I ducked back into my room and hurriedly dressed as the banging and rattling and explosions continued. When I came back to the corridor officers and men were milling around in all directions. Up along the narrow corridor from the hangar deck, stygian figures of men burned black were staggering forward towards the focsle deck area. Black smoke was pouring in from the rear. Huge explosions, reverberating in the steel walls and ceilings, rocked the ship. Another ship officer shouted that we should all head as far forward as possible and get out into the open focsle deck at the prow just below the flight deck. Within minutes about a hundred men, some so badly burned they were barely conscious, shivering in the cold, moist wind, had assembled on the open deck. The ship was losing speed and beginning to list. As the explosions continued, a ship’s officer shouted at us to assume a pushup position on the deck using our fingers and toes to avoid ankle and leg fracture because of the pounding, hammering action of the deck under our feet.

After about an hour, the explosions abated momentarily. I followed a ship’s officer up a catwalk to the flight deck to help fight the fires consuming the entire rear half of the ship behind the multi-story island where the ship’s command post was located. As we went back to lend a hand with the fire hoses, a horrifyingly loud explosion blew the outboard elevator, which carried planes up and down to and from the flight and hanger decks, several hundred feet into the air. All over the forward portion of the deck wounded men were limping and being carried forward from the fires and explosions towards the stern. I came across a friend and squadron-mate, Lt. Jim Ormond, lying on the flight deck in pain, his leg shattered at various points from the concussions. I got an arm around him and we limped forward as far as we could get.

By mid-morning, the Franklin was dead and low in the water, listing increasingly to starboard. Explosions and fire raged through its entire rear half. The tilting deck was slippery with fire fighting foam. A Navy light cruiser, the USS Santa Fe, slid into formation with us off the starboard side and slowly crept in towards the listing flight deck. It became apparent the Santa Fe intended to take off survivors. Within a half hour, directed by the ship’s crew, the remnants of the air crews and sailors on the flight deck were able to rig a makeshift breaches buoy system to transfer wounded men across the narrow gulf separating the two ships, which were pounding up and down dangerously in a fifteen foot swell. Finally, the Santa Fe threw caution to the winds and headed in even closer to tie up directly alongside the Franklin .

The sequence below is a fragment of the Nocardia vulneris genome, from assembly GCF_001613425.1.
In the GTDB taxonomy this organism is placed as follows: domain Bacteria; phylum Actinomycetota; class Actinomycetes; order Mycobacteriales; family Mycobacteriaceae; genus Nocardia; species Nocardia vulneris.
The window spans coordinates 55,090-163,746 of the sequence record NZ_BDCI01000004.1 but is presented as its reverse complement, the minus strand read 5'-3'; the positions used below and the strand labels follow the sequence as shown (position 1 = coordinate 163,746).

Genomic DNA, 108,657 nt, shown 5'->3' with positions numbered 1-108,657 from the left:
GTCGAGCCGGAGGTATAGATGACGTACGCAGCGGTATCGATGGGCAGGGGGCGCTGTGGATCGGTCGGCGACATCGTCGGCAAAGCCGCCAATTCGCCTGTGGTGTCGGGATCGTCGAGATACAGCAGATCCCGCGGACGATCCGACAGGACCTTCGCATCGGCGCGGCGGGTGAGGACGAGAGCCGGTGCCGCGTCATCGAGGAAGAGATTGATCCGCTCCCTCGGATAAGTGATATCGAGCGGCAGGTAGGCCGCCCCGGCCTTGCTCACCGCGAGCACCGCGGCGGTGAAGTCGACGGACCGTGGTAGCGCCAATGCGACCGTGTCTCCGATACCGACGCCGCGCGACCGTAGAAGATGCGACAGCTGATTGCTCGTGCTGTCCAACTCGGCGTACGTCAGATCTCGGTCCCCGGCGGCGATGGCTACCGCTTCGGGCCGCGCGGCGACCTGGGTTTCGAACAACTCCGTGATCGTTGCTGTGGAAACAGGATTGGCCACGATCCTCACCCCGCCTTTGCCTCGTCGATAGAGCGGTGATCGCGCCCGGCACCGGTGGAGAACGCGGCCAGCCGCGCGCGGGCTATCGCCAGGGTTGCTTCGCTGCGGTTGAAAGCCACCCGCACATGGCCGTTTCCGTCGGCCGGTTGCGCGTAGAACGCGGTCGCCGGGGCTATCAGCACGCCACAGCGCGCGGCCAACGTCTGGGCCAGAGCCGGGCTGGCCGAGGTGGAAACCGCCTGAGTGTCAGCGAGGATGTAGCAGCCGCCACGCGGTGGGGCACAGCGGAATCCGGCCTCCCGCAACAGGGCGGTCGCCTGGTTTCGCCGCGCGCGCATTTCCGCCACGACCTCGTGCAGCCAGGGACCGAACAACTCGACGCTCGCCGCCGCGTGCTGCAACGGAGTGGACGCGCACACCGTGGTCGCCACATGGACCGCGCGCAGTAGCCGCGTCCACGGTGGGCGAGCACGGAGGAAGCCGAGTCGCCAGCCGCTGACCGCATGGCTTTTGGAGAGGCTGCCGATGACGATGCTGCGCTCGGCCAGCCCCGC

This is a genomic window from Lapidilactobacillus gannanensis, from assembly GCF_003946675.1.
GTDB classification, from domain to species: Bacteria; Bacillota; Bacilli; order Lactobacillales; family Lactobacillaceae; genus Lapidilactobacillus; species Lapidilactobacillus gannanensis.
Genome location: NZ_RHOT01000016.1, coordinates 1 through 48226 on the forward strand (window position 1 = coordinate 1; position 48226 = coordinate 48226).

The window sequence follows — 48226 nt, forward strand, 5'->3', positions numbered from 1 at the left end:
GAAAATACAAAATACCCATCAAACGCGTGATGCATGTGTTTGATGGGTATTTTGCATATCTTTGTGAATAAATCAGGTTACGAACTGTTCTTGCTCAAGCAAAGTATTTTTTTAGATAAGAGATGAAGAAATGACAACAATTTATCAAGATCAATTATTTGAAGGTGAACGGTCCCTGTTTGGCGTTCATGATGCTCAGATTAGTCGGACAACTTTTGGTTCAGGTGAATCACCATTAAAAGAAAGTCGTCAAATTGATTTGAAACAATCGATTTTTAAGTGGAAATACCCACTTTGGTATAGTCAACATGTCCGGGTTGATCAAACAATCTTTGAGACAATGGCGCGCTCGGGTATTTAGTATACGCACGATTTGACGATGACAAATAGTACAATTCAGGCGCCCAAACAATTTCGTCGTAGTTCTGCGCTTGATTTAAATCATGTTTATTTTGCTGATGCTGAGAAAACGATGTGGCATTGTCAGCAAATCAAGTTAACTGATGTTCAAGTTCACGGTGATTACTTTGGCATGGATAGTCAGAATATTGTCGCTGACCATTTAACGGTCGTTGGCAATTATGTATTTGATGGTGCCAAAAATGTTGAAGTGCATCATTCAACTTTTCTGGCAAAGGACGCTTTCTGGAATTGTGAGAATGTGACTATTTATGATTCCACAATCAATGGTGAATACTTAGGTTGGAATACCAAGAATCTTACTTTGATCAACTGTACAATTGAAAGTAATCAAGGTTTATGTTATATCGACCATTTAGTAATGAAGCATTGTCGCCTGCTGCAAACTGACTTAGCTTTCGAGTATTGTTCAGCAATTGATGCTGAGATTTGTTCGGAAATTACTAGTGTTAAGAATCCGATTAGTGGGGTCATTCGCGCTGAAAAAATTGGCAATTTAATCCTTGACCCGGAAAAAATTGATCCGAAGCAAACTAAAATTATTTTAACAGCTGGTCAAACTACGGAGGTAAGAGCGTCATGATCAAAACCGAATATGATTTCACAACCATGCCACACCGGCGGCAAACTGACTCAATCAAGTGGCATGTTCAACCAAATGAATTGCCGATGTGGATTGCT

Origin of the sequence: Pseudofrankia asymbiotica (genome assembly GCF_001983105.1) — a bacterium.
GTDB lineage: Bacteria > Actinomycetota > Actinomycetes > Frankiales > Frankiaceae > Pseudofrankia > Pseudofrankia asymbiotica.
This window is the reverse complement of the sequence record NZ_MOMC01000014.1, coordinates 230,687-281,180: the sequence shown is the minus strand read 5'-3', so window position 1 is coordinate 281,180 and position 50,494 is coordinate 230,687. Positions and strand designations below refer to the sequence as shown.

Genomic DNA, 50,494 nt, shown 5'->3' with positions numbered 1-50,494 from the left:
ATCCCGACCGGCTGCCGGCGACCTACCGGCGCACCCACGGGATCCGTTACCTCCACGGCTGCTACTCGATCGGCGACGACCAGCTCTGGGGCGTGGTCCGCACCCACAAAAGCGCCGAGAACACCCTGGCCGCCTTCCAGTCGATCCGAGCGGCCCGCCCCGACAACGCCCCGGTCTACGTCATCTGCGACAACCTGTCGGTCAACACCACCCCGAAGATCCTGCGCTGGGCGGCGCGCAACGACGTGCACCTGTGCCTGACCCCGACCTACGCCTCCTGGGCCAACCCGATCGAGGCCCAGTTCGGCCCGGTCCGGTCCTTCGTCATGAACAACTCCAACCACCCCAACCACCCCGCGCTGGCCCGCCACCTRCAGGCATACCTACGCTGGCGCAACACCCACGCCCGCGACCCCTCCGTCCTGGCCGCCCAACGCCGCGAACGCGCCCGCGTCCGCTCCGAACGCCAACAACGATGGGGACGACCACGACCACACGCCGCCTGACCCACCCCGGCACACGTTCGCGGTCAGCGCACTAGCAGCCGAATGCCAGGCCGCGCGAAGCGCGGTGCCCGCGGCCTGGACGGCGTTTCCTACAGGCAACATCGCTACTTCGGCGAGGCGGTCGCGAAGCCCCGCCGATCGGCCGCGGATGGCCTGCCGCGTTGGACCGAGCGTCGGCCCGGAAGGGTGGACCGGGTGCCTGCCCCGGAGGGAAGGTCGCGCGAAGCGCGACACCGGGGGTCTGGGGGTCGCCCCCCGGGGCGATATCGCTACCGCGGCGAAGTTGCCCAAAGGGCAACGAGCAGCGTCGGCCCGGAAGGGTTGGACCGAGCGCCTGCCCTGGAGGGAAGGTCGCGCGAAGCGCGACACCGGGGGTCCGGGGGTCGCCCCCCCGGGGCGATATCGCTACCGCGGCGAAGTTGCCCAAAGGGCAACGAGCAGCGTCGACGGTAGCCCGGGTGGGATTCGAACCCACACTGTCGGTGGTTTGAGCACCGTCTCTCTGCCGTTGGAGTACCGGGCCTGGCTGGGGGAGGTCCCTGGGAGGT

Shortly after noon , an order was passed around orally – the public address system was an early casualty of the day – that all hands except the permanently designated salvage crew should abandon ship. Jim Ormond had been hauled over to the Santa Fe an hour earlier. I decided it was time to go myself. I judged the rise and fall of the Santa Fe in the swell, waited for the exact moment when the top of the Santa Fe’s left gun turret came level for a second or two on the rise of the swell with the right edge of the Franklin’s slippery flight deck, and took a running jump across the six foot gap. I landed on my feet just below the cruiser’s command post, stumbled for a second, and then they pulled me up. “I’m glad to be aboard, sir,” I said. It was corny but I never spoke truer words.




The memoir as a whole deals not only with my wartime experiences but my postwar career as a journalist, a career foreign service officer serving in Latin America, Russia and Asia, and a private foundation executive working in Russia and Asia . It is available online through Amazon.com; Barnes & Noble.com, and numbers of other internet sites, as well as through some Barnes & Noble stores.